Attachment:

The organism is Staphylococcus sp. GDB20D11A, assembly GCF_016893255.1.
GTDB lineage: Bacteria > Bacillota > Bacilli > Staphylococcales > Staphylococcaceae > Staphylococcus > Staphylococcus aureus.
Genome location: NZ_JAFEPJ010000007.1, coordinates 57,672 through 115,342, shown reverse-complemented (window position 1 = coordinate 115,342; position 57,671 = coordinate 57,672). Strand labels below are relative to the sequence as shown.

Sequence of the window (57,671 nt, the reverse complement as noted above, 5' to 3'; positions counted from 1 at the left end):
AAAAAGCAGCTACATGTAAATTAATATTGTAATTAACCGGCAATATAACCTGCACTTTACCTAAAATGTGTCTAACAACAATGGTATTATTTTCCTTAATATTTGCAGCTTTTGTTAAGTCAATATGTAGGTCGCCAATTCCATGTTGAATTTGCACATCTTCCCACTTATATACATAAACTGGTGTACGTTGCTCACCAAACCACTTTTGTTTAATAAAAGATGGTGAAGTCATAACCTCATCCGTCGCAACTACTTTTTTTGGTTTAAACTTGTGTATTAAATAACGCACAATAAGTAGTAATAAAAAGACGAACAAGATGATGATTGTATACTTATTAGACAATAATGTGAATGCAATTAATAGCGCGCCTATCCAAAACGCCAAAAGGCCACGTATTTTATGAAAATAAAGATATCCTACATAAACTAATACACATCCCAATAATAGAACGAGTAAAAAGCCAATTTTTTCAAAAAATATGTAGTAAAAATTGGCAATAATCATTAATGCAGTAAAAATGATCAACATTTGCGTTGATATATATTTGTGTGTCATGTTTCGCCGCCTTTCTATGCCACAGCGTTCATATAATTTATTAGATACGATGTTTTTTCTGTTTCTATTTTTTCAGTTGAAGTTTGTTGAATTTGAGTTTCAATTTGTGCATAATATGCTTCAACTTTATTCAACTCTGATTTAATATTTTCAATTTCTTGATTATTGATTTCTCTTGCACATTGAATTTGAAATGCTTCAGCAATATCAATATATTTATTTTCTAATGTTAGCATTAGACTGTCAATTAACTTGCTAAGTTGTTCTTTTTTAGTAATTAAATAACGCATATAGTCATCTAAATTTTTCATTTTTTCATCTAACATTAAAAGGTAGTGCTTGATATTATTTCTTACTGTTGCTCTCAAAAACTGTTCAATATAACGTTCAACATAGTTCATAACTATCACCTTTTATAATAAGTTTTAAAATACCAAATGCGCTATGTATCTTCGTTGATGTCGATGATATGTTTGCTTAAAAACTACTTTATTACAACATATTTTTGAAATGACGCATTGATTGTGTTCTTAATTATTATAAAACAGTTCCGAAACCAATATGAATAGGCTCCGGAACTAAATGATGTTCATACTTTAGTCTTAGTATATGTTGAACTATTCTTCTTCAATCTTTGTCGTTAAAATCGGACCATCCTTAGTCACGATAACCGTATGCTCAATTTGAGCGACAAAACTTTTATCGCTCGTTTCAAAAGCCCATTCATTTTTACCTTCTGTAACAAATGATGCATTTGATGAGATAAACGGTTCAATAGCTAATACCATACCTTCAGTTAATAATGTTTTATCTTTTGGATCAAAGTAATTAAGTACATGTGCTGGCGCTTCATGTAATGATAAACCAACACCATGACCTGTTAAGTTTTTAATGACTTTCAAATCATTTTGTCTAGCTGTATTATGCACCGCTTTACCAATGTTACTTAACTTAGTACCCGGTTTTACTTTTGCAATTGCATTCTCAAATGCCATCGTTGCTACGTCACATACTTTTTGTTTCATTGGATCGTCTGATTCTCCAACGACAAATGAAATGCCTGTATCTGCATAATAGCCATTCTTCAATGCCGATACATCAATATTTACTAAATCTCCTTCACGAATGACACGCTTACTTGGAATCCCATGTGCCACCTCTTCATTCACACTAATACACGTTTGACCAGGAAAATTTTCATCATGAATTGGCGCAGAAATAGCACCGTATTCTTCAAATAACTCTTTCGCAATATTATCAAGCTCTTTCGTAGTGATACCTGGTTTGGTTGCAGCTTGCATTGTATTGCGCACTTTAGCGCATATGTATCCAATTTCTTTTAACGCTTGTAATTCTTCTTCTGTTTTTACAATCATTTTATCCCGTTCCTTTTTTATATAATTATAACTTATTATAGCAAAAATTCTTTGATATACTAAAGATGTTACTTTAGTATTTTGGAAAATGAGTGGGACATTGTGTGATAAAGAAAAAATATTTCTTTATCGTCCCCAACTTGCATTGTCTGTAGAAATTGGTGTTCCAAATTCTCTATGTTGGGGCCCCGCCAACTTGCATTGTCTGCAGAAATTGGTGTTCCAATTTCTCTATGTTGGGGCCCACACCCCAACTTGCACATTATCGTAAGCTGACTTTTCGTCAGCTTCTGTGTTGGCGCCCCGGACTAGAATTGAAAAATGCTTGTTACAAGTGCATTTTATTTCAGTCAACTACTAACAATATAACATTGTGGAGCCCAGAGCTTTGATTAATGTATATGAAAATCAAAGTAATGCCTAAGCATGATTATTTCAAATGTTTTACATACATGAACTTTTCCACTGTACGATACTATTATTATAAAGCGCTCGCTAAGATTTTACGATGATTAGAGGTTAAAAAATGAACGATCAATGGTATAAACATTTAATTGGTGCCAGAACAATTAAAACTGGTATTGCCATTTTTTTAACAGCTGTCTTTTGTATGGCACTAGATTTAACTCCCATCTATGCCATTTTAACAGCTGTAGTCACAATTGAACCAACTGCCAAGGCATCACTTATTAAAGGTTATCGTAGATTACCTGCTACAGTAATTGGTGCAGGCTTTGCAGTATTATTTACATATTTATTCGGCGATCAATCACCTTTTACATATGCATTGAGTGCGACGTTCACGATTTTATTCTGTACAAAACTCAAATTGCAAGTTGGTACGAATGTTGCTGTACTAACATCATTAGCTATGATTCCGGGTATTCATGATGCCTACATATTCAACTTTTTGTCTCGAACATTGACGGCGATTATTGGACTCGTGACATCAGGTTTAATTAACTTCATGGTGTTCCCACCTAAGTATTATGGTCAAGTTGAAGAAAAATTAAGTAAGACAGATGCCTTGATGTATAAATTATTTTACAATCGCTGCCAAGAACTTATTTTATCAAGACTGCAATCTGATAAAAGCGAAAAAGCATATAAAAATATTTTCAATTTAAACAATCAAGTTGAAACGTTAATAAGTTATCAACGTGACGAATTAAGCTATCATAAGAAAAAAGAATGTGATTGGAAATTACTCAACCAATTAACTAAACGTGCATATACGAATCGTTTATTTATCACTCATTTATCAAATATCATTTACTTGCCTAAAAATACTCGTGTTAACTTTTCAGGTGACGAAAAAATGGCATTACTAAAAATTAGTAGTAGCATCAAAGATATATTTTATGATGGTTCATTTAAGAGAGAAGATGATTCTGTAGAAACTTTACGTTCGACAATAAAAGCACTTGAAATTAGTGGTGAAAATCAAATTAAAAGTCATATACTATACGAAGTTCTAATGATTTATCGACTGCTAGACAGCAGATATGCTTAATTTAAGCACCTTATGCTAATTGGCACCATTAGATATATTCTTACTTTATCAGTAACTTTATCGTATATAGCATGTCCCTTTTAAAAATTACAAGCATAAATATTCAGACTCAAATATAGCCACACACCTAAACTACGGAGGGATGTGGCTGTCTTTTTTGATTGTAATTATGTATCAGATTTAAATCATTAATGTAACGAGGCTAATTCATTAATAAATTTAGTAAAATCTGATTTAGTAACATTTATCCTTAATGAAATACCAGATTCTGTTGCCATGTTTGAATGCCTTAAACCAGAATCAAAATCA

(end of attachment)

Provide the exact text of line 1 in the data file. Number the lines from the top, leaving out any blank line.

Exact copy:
The organism is Staphylococcus sp. GDB20D11A, assembly GCF_016893255.1.